Director’s Reflection: Building Jewish Identities In Our Virtual World

headshot of Stephanie Tankel

For the first time in the history of Washington Hebrew Congregation’s Religious School, none of our students and teachers are gathering to learn in person. There are no rooms to set up or special treats to distribute as families enter or leave the building. We really miss seeing people each week – spotting new haircuts, braces coming on and off, or growth that happened over the summer. As a huge lover of animals of all types, I also miss greeting pets at drop-off and pick-up. There is so much that is new, difficult, and challenging this year.

And yet, our core mission remains steadfast: to help each child build a Jewish identity. We believe that Judaism can and does imbue our lives with meaning. We believe that community shows up even when that means logging into Zoom. We know that milestones should always be honored and celebrated. We believe that learning can happen in creative, exciting, and meaningful ways. We know that Judaism’s role—Washington Hebrew Congregation’s role—is to help us face life with resilience, strength, and heart. Our tradition empowers us with a long history of overcoming adversity. With dedication, we can do hard things.

In Hebrew, “Hanukkah” and chinuch (education) have the same root. Both are connected to the idea of dedication. In the instance of Hanukkah, they reference the re-dedication of the Temple in Jerusalem.

We are profoundly grateful and proud that our Religious School faculty exemplify the meaning of dedication. Faced with buckets of lemons (etrogs?), we wanted this year to be a time of delicious lemonade—if at all possible—and created a model driven by the desire to give students and faculty choice. At a time when it feels like everything is out of control, we want Judaism to offer comfort. To accomplish this, we invited Religious School faculty to dream up unique electives reflecting their passions. Without the confines of separate campuses and grades, so many opportunities were opened. Right away, their ideas for electives began to flow: cooking classes that made treats from around the world; using your voice to advocate for others; doodling to meditate and reflect; comic books; tours of Israel; art classes with meticulously assembled kits; Jewish humor … The list went on and on. Our faculty showed up with brilliant and compelling ideas, and families signed up to participate.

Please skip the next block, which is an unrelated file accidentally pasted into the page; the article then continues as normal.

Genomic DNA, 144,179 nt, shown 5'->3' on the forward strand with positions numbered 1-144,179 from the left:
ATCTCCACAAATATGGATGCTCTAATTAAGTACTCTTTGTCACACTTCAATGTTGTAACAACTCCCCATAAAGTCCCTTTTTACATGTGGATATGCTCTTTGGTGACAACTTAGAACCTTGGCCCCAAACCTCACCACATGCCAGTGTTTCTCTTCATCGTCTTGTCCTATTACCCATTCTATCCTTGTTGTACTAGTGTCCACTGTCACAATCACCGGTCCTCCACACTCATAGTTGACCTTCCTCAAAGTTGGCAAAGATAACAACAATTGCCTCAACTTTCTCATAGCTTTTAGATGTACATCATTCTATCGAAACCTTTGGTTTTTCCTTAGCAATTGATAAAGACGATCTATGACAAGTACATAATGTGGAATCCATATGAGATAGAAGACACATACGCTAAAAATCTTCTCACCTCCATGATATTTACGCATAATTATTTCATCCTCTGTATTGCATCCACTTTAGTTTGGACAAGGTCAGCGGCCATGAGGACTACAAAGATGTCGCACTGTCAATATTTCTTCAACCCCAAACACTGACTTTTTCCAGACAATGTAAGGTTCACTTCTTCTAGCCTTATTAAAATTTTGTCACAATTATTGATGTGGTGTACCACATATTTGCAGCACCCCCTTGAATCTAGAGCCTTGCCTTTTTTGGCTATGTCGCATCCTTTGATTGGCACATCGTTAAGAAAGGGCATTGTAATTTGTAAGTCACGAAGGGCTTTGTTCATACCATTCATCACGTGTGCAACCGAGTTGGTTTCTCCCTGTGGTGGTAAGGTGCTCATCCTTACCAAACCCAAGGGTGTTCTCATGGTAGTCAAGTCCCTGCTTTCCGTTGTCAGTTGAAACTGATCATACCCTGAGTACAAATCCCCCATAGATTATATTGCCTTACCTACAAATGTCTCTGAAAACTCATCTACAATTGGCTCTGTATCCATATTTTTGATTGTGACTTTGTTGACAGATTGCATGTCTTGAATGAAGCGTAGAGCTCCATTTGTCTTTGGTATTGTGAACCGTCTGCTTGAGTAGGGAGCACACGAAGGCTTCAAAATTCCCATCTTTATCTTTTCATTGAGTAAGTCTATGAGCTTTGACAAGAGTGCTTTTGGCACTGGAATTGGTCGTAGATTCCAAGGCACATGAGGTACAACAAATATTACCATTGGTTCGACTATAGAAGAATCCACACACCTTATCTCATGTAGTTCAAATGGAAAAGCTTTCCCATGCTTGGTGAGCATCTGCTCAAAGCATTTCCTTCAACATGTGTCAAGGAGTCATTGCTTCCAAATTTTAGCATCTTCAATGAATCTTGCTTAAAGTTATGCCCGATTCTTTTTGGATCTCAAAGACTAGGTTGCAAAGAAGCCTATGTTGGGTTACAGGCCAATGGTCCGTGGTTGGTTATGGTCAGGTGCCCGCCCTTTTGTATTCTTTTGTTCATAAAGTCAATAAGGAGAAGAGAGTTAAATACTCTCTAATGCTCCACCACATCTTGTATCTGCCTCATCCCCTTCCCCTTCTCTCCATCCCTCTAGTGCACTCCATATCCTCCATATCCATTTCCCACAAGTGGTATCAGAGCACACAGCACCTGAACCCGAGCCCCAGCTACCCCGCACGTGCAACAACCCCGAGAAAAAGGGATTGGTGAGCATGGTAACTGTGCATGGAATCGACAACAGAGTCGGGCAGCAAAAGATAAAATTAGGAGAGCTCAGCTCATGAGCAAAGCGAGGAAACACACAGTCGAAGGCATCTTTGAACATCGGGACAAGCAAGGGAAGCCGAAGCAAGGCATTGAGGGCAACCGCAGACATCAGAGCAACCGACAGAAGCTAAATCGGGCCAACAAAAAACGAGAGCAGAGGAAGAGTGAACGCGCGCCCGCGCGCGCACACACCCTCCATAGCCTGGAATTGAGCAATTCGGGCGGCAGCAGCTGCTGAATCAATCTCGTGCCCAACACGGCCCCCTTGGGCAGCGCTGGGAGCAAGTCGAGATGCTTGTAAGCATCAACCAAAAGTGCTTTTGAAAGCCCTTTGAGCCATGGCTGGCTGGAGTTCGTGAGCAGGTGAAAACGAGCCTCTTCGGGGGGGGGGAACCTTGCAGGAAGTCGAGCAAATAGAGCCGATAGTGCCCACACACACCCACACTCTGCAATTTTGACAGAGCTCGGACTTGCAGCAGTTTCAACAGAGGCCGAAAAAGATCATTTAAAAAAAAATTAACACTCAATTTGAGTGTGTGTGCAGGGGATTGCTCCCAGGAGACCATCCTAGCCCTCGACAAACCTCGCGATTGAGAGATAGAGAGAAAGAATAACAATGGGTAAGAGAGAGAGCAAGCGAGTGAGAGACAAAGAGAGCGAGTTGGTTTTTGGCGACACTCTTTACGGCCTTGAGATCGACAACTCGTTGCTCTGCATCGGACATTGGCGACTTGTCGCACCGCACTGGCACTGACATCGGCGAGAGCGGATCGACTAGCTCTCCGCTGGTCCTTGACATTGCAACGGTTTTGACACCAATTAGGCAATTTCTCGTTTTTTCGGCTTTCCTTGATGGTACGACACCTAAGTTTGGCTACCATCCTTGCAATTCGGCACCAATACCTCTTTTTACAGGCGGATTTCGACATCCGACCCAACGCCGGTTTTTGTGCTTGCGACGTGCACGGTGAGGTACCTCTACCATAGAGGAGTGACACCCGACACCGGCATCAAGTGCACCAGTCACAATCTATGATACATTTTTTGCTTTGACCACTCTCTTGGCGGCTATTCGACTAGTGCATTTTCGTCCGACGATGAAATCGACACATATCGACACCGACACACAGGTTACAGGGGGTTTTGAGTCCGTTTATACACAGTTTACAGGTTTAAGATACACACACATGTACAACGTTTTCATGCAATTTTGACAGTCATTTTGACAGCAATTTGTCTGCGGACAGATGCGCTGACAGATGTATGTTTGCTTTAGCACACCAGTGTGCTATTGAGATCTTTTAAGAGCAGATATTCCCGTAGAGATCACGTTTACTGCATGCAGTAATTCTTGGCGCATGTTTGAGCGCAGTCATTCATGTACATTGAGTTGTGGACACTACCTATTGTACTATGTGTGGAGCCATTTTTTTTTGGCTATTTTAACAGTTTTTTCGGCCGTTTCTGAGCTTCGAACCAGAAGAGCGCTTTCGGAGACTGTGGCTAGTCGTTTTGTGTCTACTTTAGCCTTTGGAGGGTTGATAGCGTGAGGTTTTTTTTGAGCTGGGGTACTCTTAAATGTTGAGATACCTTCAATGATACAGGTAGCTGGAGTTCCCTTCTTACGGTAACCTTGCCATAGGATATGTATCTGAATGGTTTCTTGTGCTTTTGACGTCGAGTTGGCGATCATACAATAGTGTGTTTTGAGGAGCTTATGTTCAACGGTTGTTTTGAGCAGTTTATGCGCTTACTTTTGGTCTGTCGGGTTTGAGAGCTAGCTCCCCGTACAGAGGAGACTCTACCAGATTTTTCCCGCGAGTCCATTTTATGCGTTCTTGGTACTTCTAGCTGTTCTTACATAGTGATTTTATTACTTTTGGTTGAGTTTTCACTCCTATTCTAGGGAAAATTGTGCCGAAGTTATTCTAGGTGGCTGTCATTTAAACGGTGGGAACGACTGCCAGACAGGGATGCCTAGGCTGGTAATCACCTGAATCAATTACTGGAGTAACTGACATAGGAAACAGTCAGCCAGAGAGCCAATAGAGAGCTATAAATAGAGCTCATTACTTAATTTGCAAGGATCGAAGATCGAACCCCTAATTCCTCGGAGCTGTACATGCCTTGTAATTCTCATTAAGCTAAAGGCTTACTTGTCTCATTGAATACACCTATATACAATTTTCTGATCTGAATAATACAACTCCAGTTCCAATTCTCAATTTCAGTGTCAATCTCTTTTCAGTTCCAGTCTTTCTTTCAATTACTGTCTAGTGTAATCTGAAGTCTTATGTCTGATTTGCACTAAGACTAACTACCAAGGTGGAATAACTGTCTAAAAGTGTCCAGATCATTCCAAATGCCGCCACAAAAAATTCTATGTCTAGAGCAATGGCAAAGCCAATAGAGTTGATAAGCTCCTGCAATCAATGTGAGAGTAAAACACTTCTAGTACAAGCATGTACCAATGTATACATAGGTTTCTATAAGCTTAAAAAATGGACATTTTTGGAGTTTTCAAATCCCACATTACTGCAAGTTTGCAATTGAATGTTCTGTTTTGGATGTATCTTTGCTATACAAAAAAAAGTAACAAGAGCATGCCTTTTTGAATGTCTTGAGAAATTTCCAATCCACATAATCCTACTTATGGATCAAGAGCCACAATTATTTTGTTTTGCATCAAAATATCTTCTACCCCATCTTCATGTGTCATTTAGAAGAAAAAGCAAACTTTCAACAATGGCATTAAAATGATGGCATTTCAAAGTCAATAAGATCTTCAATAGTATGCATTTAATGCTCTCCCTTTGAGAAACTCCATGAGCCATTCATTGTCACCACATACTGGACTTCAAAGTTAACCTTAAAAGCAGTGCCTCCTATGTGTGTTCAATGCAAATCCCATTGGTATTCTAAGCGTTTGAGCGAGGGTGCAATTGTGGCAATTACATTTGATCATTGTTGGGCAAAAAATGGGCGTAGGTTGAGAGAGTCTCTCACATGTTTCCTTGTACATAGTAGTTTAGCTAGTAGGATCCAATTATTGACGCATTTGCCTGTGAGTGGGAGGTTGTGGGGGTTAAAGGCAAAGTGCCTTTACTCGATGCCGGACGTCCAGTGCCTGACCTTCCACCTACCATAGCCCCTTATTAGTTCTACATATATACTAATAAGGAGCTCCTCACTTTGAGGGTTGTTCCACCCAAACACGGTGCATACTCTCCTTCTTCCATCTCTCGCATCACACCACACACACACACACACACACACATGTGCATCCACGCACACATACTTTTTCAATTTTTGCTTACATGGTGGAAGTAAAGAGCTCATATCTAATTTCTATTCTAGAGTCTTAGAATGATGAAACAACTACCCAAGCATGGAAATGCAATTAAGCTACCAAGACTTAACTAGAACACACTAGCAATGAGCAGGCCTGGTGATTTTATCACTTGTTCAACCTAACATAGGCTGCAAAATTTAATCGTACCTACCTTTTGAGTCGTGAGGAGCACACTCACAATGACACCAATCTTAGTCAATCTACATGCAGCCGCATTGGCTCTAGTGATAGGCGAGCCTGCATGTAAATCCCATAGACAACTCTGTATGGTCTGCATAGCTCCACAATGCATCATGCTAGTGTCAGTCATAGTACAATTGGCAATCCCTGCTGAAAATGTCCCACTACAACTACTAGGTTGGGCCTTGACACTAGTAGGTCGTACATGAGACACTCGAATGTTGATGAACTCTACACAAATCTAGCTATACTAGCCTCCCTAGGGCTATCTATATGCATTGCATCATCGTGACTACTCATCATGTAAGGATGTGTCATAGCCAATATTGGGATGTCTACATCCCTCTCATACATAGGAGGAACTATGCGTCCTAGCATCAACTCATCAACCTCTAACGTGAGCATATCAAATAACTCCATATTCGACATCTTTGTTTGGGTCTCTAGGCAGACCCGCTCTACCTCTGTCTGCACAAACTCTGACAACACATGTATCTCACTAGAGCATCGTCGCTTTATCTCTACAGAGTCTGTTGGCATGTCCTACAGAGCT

Our elective offerings rotate each month so students and teachers can exercise human agency. We gather weekly for communal prayer and then move into our respective Zoom Breakout Rooms. It’s working! We are learning new things each week—things that were not taught in grade school or graduate school. We are confronted with new challenges, but far more than often, we find inspiration.

We delight in sharing inspiring stories about our students and their experiences. And there are many, many of those stories to be shared.

Throughout October, I received photographs of mouth-watering food from students who were learning about Jewish cuisine from around the globe. In one of those cooking electives, Ms. D. (aka Jenn Deutsch) had our youngest chefs making a “sukkah” with avocado spread and bread! I also heard about virtual trips to parts of Israel and conversations about how students were learning to use their voices to self-advocate.

In early November, Penny Packard was teaching her K-2 art elective. Each week, she read a story linked to the craft they were going to make. As Mrs. Packard talked about God’s role in the Biblical Creation story, a student spoke up: “Wow – God created everything in our world. And, on the 7th day, God created rest, too?! WOW!”

Moments of laughter, deep thought, and learning happen even when our classrooms are virtual. Connection and inspiration are possible so long as we are receptive. Of course, we wish we were gathering and learning in person. Of course, we can’t wait to see everyone outside of Zoom and in the real world. But until that day comes, we will continue to do our best. As I often say to my toddler, “waiting is hard … but we can do hard things!”

As Jewish people, we stand on the shoulders of incredible, strong people. We will overcome this moment of adversity, and we will be stronger. When we are ready to resume in-person education, we will do so, having learned from this experience. I can’t wait to see everyone in person, and I can’t wait to start something new based on everything we are learning now.